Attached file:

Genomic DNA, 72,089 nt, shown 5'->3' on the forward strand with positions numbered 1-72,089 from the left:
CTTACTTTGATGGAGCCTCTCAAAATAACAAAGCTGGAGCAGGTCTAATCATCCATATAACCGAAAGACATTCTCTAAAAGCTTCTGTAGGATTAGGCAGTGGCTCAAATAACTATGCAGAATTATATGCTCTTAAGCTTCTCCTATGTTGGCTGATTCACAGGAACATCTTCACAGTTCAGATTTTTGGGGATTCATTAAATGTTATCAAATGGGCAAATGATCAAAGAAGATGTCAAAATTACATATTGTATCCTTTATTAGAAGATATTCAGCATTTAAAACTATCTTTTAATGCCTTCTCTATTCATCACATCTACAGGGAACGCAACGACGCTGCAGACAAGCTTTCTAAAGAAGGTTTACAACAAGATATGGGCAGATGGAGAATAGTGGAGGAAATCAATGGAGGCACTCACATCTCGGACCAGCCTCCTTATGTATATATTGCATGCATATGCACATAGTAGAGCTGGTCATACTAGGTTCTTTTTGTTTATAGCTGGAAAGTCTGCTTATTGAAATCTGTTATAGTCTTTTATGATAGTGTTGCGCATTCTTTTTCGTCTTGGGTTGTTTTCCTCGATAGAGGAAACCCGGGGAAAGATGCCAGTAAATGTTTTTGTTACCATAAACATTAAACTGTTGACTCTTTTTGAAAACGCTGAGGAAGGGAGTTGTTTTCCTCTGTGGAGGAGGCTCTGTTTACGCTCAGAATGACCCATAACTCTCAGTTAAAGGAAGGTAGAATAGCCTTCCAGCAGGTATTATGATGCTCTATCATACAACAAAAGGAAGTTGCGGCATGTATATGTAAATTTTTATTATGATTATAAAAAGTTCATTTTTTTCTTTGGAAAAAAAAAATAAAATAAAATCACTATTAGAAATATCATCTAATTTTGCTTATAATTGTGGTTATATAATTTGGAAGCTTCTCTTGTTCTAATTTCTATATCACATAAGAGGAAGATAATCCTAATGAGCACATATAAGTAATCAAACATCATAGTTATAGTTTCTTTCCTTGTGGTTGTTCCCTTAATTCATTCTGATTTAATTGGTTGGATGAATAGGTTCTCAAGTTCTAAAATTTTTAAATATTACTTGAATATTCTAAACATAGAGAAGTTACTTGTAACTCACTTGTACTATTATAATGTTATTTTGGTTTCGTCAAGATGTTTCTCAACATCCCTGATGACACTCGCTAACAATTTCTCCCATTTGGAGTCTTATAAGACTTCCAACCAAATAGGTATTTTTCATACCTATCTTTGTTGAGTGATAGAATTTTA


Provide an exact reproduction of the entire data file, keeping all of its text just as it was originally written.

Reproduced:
Genomic DNA, 72,089 nt, shown 5'->3' on the forward strand with positions numbered 1-72,089 from the left:
CTTACTTTGATGGAGCCTCTCAAAATAACAAAGCTGGAGCAGGTCTAATCATCCATATAACCGAAAGACATTCTCTAAAAGCTTCTGTAGGATTAGGCAGTGGCTCAAATAACTATGCAGAATTATATGCTCTTAAGCTTCTCCTATGTTGGCTGATTCACAGGAACATCTTCACAGTTCAGATTTTTGGGGATTCATTAAATGTTATCAAATGGGCAAATGATCAAAGAAGATGTCAAAATTACATATTGTATCCTTTATTAGAAGATATTCAGCATTTAAAACTATCTTTTAATGCCTTCTCTATTCATCACATCTACAGGGAACGCAACGACGCTGCAGACAAGCTTTCTAAAGAAGGTTTACAACAAGATATGGGCAGATGGAGAATAGTGGAGGAAATCAATGGAGGCACTCACATCTCGGACCAGCCTCCTTATGTATATATTGCATGCATATGCACATAGTAGAGCTGGTCATACTAGGTTCTTTTTGTTTATAGCTGGAAAGTCTGCTTATTGAAATCTGTTATAGTCTTTTATGATAGTGTTGCGCATTCTTTTTCGTCTTGGGTTGTTTTCCTCGATAGAGGAAACCCGGGGAAAGATGCCAGTAAATGTTTTTGTTACCATAAACATTAAACTGTTGACTCTTTTTGAAAACGCTGAGGAAGGGAGTTGTTTTCCTCTGTGGAGGAGGCTCTGTTTACGCTCAGAATGACCCATAACTCTCAGTTAAAGGAAGGTAGAATAGCCTTCCAGCAGGTATTATGATGCTCTATCATACAACAAAAGGAAGTTGCGGCATGTATATGTAAATTTTTATTATGATTATAAAAAGTTCATTTTTTTCTTTGGAAAAAAAAAATAAAATAAAATCACTATTAGAAATATCATCTAATTTTGCTTATAATTGTGGTTATATAATTTGGAAGCTTCTCTTGTTCTAATTTCTATATCACATAAGAGGAAGATAATCCTAATGAGCACATATAAGTAATCAAACATCATAGTTATAGTTTCTTTCCTTGTGGTTGTTCCCTTAATTCATTCTGATTTAATTGGTTGGATGAATAGGTTCTCAAGTTCTAAAATTTTTAAATATTACTTGAATATTCTAAACATAGAGAAGTTACTTGTAACTCACTTGTACTATTATAATGTTATTTTGGTTTCGTCAAGATGTTTCTCAACATCCCTGATGACACTCGCTAACAATTTCTCCCATTTGGAGTCTTATAAGACTTCCAACCAAATAGGTATTTTTCATACCTATCTTTGTTGAGTGATAGAATTTTA